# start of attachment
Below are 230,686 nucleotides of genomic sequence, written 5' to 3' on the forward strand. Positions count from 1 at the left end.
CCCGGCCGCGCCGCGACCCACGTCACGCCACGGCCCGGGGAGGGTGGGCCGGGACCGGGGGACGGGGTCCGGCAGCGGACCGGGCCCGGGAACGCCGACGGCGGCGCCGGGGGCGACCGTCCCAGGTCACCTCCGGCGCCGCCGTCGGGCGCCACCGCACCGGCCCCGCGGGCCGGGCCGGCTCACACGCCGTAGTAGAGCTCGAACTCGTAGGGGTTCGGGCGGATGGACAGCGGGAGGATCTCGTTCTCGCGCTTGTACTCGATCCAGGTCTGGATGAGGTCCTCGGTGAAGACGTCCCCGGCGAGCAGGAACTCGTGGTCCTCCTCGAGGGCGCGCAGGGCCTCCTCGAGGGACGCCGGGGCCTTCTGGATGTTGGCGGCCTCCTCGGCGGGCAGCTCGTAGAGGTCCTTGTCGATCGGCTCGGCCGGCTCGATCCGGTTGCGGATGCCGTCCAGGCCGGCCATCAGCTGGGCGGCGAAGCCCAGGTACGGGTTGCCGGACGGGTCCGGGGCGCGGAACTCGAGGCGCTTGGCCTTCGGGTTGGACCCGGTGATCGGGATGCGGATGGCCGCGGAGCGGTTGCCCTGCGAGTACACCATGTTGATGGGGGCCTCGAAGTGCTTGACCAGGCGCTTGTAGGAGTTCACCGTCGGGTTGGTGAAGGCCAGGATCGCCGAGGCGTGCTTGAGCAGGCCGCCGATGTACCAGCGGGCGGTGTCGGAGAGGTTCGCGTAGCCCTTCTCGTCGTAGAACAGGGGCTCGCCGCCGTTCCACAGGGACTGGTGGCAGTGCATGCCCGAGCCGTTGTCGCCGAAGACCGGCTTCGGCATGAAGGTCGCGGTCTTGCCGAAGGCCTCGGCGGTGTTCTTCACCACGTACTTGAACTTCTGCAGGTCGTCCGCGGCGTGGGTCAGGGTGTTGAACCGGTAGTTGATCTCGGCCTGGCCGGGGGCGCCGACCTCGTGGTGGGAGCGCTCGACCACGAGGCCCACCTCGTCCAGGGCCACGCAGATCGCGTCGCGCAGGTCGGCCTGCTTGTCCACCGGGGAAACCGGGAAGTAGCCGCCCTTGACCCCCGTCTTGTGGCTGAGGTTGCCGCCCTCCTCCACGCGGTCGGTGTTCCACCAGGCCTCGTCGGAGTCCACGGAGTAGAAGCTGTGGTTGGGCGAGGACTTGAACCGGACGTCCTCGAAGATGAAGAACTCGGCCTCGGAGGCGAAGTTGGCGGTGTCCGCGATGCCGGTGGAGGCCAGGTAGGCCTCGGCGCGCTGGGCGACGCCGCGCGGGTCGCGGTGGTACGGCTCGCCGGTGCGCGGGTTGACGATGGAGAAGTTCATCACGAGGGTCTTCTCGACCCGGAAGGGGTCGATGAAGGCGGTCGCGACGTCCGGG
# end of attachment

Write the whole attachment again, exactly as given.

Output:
Below are 230,686 nucleotides of genomic sequence, written 5' to 3' on the forward strand. Positions count from 1 at the left end.
CCCGGCCGCGCCGCGACCCACGTCACGCCACGGCCCGGGGAGGGTGGGCCGGGACCGGGGGACGGGGTCCGGCAGCGGACCGGGCCCGGGAACGCCGACGGCGGCGCCGGGGGCGACCGTCCCAGGTCACCTCCGGCGCCGCCGTCGGGCGCCACCGCACCGGCCCCGCGGGCCGGGCCGGCTCACACGCCGTAGTAGAGCTCGAACTCGTAGGGGTTCGGGCGGATGGACAGCGGGAGGATCTCGTTCTCGCGCTTGTACTCGATCCAGGTCTGGATGAGGTCCTCGGTGAAGACGTCCCCGGCGAGCAGGAACTCGTGGTCCTCCTCGAGGGCGCGCAGGGCCTCCTCGAGGGACGCCGGGGCCTTCTGGATGTTGGCGGCCTCCTCGGCGGGCAGCTCGTAGAGGTCCTTGTCGATCGGCTCGGCCGGCTCGATCCGGTTGCGGATGCCGTCCAGGCCGGCCATCAGCTGGGCGGCGAAGCCCAGGTACGGGTTGCCGGACGGGTCCGGGGCGCGGAACTCGAGGCGCTTGGCCTTCGGGTTGGACCCGGTGATCGGGATGCGGATGGCCGCGGAGCGGTTGCCCTGCGAGTACACCATGTTGATGGGGGCCTCGAAGTGCTTGACCAGGCGCTTGTAGGAGTTCACCGTCGGGTTGGTGAAGGCCAGGATCGCCGAGGCGTGCTTGAGCAGGCCGCCGATGTACCAGCGGGCGGTGTCGGAGAGGTTCGCGTAGCCCTTCTCGTCGTAGAACAGGGGCTCGCCGCCGTTCCACAGGGACTGGTGGCAGTGCATGCCCGAGCCGTTGTCGCCGAAGACCGGCTTCGGCATGAAGGTCGCGGTCTTGCCGAAGGCCTCGGCGGTGTTCTTCACCACGTACTTGAACTTCTGCAGGTCGTCCGCGGCGTGGGTCAGGGTGTTGAACCGGTAGTTGATCTCGGCCTGGCCGGGGGCGCCGACCTCGTGGTGGGAGCGCTCGACCACGAGGCCCACCTCGTCCAGGGCCACGCAGATCGCGTCGCGCAGGTCGGCCTGCTTGTCCACCGGGGAAACCGGGAAGTAGCCGCCCTTGACCCCCGTCTTGTGGCTGAGGTTGCCGCCCTCCTCCACGCGGTCGGTGTTCCACCAGGCCTCGTCGGAGTCCACGGAGTAGAAGCTGTGGTTGGGCGAGGACTTGAACCGGACGTCCTCGAAGATGAAGAACTCGGCCTCGGAGGCGAAGTTGGCGGTGTCCGCGATGCCGGTGGAGGCCAGGTAGGCCTCGGCGCGCTGGGCGACGCCGCGCGGGTCGCGGTGGTACGGCTCGCCGGTGCGCGGGTTGACGATGGAGAAGTTCATCACGAGGGTCTTCTCGACCCGGAAGGGGTCGATGAAGGCGGTCGCGACGTCCGGG